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Guinea Gap Baths in Seacombe is the oldest pool on the Wirral and celebrated its 100th Birthday on Monday 7th April last year.

Seacombe promenade was the third stage linking Seacombe and New Brighton by one long continuous promenade. Before the promenade was built (1901), there was a break in the riverbank known to locals as "Guinea Gap".This was a popular place for anyone wishing to go for a swim as it was free from dangerous currents that lurk in the river itself. It was in this place that Seacombe and Egremont Swimming Club was founded back in 1890, they held meetings and competitions there as often as possible. The name of the club was later changed to Wallasey Swimming Club in 1913 and has remained as that since.

The area where Guinea Gap Baths now stands was bought by the council in 1905. Originally there were four houses on this site, these buildings where demolished and the construction of Guinea Gap Baths began in 1906. Guinea Gap Baths where opened by Mr.T.V.Burrows, Chairman of the Health Committee on the 7th April 1908.

For many years this was a favourite local swimming venue and family meeting place, this elegant Edwardian building has graced the Mersey riverbank and still does today instead of what could have been (maybe those nasty "luxury flats" that nobody likes). Almost all local people share memories of learning to swim there, of taking their children to be taught how to swim there, of joining a swimming club there, or of taking part in their first swimming gala there.

There are various rumours as to how Guinea Gap received it’s name, the most popular theory being an account of the amount of golden guineas from the reign of William III and others found by workmen around 1849 (possibly a pirate's treasure, wouldnt that be an exciting thought!). Another explanation for the name "Guinea Gap" comes from the word "Gyn" meaning "gap in the cliffs"; a small river once ran into the Mersey from this point.

Since 1908, Guinea Gap Baths has enjoyed a colourful history. It has miraculously survived two world wars and during World War I even served as a rehabilitation hospital for the wounded soldiers being cared for at a makeshift hospital in Wallasey Town Hall. That is one of the things we at Wallasey Swimming Club are most proud of.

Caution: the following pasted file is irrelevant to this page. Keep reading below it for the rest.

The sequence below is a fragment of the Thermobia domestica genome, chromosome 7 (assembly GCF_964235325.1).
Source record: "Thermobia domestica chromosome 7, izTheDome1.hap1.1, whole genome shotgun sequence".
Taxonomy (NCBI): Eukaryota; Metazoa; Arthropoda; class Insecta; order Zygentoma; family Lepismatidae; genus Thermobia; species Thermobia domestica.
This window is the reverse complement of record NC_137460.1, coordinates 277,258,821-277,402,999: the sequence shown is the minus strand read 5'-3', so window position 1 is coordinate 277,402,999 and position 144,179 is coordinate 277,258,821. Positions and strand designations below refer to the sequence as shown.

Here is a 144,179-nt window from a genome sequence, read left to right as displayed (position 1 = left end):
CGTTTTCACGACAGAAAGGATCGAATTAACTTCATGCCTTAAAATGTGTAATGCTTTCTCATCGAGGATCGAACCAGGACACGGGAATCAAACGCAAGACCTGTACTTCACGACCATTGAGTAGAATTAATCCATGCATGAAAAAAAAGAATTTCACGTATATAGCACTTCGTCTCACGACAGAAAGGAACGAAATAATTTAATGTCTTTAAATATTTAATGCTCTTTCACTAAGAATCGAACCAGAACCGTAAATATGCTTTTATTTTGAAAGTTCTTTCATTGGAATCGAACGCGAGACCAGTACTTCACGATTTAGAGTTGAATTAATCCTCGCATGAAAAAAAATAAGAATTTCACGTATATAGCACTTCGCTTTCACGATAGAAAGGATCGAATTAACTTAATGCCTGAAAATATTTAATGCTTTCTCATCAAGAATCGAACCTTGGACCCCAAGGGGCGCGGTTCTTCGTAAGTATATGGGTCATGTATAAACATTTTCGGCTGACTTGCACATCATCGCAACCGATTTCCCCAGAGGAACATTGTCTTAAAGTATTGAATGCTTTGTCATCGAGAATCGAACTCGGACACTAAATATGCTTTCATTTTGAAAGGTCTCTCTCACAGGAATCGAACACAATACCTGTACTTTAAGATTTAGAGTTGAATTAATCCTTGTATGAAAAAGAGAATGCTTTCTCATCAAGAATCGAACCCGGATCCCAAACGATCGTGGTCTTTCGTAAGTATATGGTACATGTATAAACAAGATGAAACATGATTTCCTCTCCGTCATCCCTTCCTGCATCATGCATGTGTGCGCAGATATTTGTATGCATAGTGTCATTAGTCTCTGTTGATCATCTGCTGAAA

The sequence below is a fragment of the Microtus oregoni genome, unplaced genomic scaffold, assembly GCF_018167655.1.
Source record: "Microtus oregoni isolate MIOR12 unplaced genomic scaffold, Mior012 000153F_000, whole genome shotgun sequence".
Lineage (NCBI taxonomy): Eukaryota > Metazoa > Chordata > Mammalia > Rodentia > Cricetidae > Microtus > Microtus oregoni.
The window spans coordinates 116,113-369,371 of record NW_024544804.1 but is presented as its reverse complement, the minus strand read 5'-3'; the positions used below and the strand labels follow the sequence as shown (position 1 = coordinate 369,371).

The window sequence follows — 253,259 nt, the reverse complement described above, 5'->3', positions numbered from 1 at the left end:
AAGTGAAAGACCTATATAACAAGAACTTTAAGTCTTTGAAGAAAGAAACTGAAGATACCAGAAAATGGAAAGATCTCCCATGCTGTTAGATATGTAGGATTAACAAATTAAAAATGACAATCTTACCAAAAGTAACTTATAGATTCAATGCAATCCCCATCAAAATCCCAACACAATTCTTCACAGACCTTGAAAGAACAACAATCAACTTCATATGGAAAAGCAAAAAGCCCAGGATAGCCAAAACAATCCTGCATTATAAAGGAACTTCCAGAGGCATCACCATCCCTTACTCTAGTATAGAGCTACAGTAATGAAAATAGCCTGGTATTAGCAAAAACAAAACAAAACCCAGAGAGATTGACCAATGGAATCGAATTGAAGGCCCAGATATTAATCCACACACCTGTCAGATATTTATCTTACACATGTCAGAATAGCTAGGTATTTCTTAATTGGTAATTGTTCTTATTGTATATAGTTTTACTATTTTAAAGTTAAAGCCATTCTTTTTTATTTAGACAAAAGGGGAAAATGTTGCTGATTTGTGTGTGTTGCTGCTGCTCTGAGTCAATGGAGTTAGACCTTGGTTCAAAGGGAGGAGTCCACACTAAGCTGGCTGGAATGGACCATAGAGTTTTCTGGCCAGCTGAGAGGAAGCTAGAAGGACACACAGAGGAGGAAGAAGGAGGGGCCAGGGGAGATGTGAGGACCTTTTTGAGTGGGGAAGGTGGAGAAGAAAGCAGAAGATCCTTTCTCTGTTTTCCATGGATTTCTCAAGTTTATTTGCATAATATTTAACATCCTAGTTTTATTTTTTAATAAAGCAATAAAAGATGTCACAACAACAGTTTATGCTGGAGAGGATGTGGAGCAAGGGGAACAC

Guinea Gap originally had sea water in it rather than the chlorinate water pools have today. Its supply of sea water was drawn from the Mersey estuary. This fact may have been the key to the mystery that grew up around the baths. Although there were other saltwater pools, Guinea Gap alone became famous throughout the country for the huge number of national and international swimming records broken there. Excellent coaching and supreme effort from all the swimmers led to these record breaking results. Between 1908 and 1957 no fewer than 205 world and national swimming records were achieved at Guinea Gap Baths.

Believe it or not, Guinea Gap Baths has also been a temporary home for some dolphins. If you don't believe it, just scroll down to the bottom of this page to see the video!

In 1990 Guinea Gap underwent an ambitious refurbishment. The Gala Pool was converted into a freshwater leisure pool for family swimming. A Riverside Conservatory was also added, where you can sit and enjoy the views over the Mersey to Liverpool, while watching your children having fun in the pool, or perhaps just sit and drink a cup of coffee after a nice relaxing swim. The 25yard Training Pool was upgraded and extended to 25 metres, this was to improve facilities for serious swimmers wishing to compete and those of special needs alike. A new Sauna and Fitness Suite was created to replace the old sauna, originally built in an old air raid shelter. (this isnt really history but Guinea Gap has recently bought a new set of gym equipment again so it has all the up to date equipment needed for a good work out.)

All of us here from Wallasey Swimming Club are proud of our home pool and of the services it has brought to so many over its 100 years. May the Baths continue servicing the community for maybe more years.

This is our proof that Guinea Gap Baths has also been home to dolphins as well as Wallasey swimming club (and many other clubs).